What are some things you enjoy when not writing?

When I’m not writing, I’m usually reading. I also find baking really relaxing (or I did before I had to bake with a four-year-old)!

What is something about you that people would surprise people?

Right out of college, I worked for a tri-county newspaper in the region where I lived. I covered high school sports for nearly four years, and I really loved it. I got to drive all over New York state to cover tournaments and championships.

Do you have a ‘day job’ as well?

Of course! I work in corporate marketing communications. So, I spend my days writing and editing within my company’s brand voice, and then my evenings writing and editing in my characters’ voices.

Where do you get your ideas?

That’s the question isn’t it? Music is a big source of inspiration. A song hits a certain way at a certain time, and a story unfolds in my mind. I also use pieces of my life and morph them into novels that take completely different paths, but started with that one moment in my life.

Is there a particular author or book that influenced or inspired your writing or decision to write?

Sarah Dessen. I’ve been reading Sarah Dessen books since high school, and I’ll read them for the rest of my life. A lot of people have said my writing – though in a different genre – is like hers, and not only does that make me so happy, but it is also very true. She was the author I was reading when I was really coming into my own as a writer as a teenager. And her books had such an effect on me at that key point in my life. I’ve always wanted to write a book that changed my life the way The Truth About Forever changed mine.

How do you market your work?

Since I work in marketing, I feel like I have a bit of an advantage. But I have a newsletter and a website, and I do a lot of work on social media. I’ve really worked on growing my author/writer network and also connecting with bookstragrammers and bloogers and readers. I’ve made a lot of friends over the last year as I dug in. Really, I just try to be authentic. I’m an author, but I’m still a fan, and it makes me squeal in delight when authors like my posts or comment on them—just like anyone else.

What are you working on now?

Right now, I’m working on a enemies-to-lovers, fake romance novel about a **secret** character from the universe of When We’re Thirty. It’s so fun, and I can’t wait to share more of the details!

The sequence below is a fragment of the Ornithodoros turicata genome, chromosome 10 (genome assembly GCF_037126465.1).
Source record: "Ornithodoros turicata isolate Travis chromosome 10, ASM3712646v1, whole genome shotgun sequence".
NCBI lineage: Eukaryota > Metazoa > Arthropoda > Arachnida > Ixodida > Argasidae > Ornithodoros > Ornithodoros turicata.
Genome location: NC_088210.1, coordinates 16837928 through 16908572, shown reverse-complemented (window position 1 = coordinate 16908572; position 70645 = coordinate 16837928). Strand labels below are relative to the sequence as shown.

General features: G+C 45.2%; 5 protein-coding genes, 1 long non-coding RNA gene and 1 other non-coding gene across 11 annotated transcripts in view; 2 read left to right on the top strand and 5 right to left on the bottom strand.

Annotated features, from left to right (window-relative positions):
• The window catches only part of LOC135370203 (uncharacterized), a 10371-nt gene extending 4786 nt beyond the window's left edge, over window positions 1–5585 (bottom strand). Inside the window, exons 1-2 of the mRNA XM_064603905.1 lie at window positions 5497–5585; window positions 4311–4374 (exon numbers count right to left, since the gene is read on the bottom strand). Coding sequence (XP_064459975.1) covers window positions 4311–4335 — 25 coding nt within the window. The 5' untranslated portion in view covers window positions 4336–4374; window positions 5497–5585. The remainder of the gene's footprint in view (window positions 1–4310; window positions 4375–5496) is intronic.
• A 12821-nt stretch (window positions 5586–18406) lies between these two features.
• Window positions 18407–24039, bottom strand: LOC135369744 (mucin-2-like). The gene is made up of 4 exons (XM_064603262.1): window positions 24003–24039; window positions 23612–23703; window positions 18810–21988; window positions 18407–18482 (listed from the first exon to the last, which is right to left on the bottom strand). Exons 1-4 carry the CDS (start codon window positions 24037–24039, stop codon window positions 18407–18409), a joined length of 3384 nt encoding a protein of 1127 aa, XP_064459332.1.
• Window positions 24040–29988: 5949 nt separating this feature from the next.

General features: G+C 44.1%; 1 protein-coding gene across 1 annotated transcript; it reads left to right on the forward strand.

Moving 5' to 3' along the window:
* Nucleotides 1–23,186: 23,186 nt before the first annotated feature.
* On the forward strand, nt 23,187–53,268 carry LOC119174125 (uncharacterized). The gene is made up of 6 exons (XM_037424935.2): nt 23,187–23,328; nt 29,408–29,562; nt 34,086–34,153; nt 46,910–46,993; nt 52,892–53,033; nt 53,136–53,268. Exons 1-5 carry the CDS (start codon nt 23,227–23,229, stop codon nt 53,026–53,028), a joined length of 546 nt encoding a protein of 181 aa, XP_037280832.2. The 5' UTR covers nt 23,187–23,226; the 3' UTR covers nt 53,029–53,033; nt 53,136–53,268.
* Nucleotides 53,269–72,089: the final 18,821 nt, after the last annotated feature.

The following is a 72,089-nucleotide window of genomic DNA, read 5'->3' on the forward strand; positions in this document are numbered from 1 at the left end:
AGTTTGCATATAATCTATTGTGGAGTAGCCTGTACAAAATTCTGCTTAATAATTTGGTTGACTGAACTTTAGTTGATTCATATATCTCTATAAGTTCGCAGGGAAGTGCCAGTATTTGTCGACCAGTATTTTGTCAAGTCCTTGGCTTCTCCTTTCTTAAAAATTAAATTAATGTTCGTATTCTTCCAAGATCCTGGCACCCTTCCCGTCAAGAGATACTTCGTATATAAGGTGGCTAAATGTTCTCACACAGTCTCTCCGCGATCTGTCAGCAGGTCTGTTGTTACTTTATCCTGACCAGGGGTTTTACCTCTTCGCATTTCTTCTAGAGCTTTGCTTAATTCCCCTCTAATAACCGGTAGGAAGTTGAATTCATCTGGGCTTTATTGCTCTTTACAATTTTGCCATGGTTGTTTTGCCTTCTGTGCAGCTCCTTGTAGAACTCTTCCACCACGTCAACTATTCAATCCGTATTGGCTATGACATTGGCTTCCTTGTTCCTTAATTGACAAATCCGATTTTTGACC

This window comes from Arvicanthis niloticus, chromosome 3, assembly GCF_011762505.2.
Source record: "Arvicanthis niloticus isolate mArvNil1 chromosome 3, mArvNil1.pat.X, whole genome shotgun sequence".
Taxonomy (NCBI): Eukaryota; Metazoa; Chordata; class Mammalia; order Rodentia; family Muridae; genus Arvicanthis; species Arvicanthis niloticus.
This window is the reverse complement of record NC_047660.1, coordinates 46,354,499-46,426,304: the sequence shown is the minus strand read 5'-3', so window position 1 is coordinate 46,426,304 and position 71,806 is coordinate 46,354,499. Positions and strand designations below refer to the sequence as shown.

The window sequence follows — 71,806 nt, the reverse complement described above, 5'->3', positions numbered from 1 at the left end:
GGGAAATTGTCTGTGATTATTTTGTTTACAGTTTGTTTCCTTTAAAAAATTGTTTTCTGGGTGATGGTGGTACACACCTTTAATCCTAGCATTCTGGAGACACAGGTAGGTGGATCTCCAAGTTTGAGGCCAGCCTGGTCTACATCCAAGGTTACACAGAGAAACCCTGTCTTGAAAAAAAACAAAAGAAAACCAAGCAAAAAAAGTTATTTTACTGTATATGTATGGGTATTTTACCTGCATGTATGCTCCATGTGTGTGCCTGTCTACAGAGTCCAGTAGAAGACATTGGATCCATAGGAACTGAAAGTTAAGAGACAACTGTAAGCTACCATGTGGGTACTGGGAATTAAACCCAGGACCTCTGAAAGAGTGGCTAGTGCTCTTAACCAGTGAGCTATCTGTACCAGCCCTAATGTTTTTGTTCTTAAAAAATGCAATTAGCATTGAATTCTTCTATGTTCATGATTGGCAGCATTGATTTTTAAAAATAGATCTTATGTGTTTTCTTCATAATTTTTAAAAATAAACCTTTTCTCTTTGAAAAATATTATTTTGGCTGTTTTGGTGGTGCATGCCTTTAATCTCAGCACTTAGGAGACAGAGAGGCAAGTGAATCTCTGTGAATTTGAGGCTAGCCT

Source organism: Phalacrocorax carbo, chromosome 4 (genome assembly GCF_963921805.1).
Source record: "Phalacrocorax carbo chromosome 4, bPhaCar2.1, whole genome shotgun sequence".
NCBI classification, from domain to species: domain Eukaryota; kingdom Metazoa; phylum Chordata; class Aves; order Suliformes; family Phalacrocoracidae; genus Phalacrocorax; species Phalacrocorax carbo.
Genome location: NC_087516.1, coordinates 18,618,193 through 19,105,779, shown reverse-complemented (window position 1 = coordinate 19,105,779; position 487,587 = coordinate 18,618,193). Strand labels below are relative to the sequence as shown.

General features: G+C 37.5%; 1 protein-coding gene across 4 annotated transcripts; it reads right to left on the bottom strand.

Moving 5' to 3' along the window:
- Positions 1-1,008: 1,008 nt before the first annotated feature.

Do you have a favorite character?

In When We’re Thirty? That’s a hard one! I love Hannah, Kate and Riley for various reasons. Kate is just so much fun to write. Every time she’s on the page, it’s so awesome. And Riley – I’ve been writing Riley since 2008. She has a whole novella about her and her husband and the start of Deafening Silence New York. When I started crafted When We’re Thirty I was so excited to get to bring her back as an older and wiser—but still totally fun—version of the character.

But I love Hannah. Hannah is like this version of me that could have been if I stayed in journalism or moved in New York City. But she’s also totally different. She’s so passionate about the things and people in her life, and it was really fun to develop her arc and watch her grow.

And of course I love Will. When I started writing I wasn’t sure he was going to have a POV, and then in Chapter 5 he just came to life. It was so amazing to dig into who he was and who he wanted to be and his journey to get there.

Do you have any advice for aspiring writers?

Just keep going. My debut novel is coming out one day before the ten-year anniversary of my MFA thesis reading. It took ten years and two books before I got a deal. I signed with an agent and didn’t sell a book. I sold When We’re Thirty but parted ways with my agent. Publishing is a long and arduous process. It’s never a straight line. You really have to keep perspective and make tough choices to be in this industry, but most of all, you have to keep writing—always.

Favorite band or music?

Anything Andrew McMahon (Something Corporate, Jack’s Mannequin, Andrew McMahon in the Wilderness). His music has saved me more times than I can count.

Place you’d like to travel?

I’ve always wanted to go to London. I’m hoping after the world returns to a more normal place, I’ll be able to get there in the next few years.

Is there anything you’d like to say to your readers and fans?

Thank you! I can’t wait for you to meet Will and Hannah and the rest of the cast in When We’re Thirty. This book has a special place in my heart, and I hope you love it! 

To connect with Casey:

Social links:

Website: www.caseydembowski.com

Facebook: www.facebook.com/author.caseydembowski

Twitter: www.twitter.com/casey_dembowski

Instagram: www.instagram.com/casey_dembowski

Goodreads: https://www.goodreads.com/author/show/21133262.Casey_Dembowski

Bookbub: https://www.bookbub.com/authors/casey-dembowski